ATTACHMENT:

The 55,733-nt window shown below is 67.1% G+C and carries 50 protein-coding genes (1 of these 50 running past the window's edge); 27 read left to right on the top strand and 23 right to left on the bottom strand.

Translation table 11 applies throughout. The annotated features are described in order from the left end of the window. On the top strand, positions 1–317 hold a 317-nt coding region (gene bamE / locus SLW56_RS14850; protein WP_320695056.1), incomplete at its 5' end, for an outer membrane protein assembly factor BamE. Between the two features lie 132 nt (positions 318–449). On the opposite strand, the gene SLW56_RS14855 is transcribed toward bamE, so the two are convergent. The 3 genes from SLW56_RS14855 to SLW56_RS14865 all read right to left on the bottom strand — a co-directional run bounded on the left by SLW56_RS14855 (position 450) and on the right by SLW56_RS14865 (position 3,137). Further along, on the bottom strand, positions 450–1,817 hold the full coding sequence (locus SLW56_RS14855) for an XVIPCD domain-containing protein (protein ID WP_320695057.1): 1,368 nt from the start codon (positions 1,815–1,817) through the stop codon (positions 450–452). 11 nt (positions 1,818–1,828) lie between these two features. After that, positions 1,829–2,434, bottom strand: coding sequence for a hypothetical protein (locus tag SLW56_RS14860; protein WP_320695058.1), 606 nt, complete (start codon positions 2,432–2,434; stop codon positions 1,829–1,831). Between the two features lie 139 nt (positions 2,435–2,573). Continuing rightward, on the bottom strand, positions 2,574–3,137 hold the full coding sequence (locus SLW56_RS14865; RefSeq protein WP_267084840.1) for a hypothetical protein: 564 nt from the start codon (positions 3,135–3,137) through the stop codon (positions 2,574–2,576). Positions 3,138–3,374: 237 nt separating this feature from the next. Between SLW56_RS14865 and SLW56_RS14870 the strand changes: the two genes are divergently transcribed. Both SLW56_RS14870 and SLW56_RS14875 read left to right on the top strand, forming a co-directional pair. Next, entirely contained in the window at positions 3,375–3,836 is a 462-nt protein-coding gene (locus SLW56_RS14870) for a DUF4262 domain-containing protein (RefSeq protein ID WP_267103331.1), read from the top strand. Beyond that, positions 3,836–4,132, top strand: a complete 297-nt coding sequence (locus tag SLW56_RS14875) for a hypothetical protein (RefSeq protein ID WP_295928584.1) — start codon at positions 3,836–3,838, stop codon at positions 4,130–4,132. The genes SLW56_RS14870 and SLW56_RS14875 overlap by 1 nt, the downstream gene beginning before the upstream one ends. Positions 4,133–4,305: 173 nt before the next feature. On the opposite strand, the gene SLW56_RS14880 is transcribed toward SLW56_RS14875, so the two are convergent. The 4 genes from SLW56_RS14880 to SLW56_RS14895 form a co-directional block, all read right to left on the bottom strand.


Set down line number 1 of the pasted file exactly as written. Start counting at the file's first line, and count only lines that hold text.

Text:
The 55,733-nt window shown below is 67.1% G+C and carries 50 protein-coding genes (1 of these 50 running past the window's edge); 27 read left to right on the top strand and 23 right to left on the bottom strand.